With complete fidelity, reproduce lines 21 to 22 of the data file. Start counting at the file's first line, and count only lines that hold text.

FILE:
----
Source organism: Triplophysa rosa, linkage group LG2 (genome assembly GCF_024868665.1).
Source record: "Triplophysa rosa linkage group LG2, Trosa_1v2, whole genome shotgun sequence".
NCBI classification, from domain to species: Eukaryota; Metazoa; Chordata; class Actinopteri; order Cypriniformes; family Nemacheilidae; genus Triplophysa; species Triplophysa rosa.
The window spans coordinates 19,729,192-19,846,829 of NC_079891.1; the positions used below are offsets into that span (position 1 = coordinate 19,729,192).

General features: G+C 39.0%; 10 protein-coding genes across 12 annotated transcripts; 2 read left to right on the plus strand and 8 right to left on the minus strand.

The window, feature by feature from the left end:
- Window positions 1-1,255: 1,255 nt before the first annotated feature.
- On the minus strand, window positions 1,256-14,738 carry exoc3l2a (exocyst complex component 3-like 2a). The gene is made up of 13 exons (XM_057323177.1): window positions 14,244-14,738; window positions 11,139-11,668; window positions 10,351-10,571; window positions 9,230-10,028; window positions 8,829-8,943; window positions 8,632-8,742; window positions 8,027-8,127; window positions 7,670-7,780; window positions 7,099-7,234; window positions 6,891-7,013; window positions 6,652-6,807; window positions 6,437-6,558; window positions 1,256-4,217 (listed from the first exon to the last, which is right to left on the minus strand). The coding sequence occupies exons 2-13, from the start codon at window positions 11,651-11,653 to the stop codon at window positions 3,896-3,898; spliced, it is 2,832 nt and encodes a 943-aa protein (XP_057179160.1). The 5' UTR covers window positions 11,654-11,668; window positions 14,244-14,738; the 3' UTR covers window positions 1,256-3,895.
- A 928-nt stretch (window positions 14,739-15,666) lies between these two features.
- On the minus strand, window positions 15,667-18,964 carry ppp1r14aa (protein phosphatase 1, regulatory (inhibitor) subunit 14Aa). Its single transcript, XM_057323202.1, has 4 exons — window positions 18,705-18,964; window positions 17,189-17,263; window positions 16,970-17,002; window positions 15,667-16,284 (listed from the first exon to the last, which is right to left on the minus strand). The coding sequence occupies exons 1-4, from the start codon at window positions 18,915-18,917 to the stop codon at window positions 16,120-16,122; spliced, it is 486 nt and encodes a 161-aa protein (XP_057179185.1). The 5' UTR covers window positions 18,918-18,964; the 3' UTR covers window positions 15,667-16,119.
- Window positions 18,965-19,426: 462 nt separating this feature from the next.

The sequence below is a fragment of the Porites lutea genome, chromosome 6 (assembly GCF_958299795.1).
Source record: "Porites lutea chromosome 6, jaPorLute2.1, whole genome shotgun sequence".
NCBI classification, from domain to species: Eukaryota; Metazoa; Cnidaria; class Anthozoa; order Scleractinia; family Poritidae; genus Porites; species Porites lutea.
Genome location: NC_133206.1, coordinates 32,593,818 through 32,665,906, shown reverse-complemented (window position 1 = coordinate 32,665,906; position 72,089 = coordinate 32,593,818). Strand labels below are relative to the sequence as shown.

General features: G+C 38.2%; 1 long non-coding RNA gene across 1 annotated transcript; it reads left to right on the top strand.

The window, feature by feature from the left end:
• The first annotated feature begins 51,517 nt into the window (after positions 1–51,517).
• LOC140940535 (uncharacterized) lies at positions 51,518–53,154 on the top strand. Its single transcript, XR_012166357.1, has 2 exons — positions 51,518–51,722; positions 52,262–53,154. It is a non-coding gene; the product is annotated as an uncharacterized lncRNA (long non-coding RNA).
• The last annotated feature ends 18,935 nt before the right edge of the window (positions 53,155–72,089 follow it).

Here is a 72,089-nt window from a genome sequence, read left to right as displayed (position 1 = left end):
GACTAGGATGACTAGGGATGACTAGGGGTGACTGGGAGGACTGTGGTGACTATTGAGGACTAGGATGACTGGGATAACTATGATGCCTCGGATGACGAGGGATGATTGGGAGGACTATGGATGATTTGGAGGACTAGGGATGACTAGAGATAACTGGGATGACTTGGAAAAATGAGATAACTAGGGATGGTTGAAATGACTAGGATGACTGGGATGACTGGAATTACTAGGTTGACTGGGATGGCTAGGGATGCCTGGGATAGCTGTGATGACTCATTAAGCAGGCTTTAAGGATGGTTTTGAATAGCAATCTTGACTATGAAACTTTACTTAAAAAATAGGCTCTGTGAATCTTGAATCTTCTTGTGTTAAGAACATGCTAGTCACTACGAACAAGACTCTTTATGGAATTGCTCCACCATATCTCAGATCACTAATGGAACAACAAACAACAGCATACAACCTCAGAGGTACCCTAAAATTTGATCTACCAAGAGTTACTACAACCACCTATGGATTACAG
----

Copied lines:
Here is a 72,089-nt window from a genome sequence, read left to right as displayed (position 1 = left end):
GACTAGGATGACTAGGGATGACTAGGGGTGACTGGGAGGACTGTGGTGACTATTGAGGACTAGGATGACTGGGATAACTATGATGCCTCGGATGACGAGGGATGATTGGGAGGACTATGGATGATTTGGAGGACTAGGGATGACTAGAGATAACTGGGATGACTTGGAAAAATGAGATAACTAGGGATGGTTGAAATGACTAGGATGACTGGGATGACTGGAATTACTAGGTTGACTGGGATGGCTAGGGATGCCTGGGATAGCTGTGATGACTCATTAAGCAGGCTTTAAGGATGGTTTTGAATAGCAATCTTGACTATGAAACTTTACTTAAAAAATAGGCTCTGTGAATCTTGAATCTTCTTGTGTTAAGAACATGCTAGTCACTACGAACAAGACTCTTTATGGAATTGCTCCACCATATCTCAGATCACTAATGGAACAACAAACAACAGCATACAACCTCAGAGGTACCCTAAAATTTGATCTACCAAGAGTTACTACAACCACCTATGGATTACAG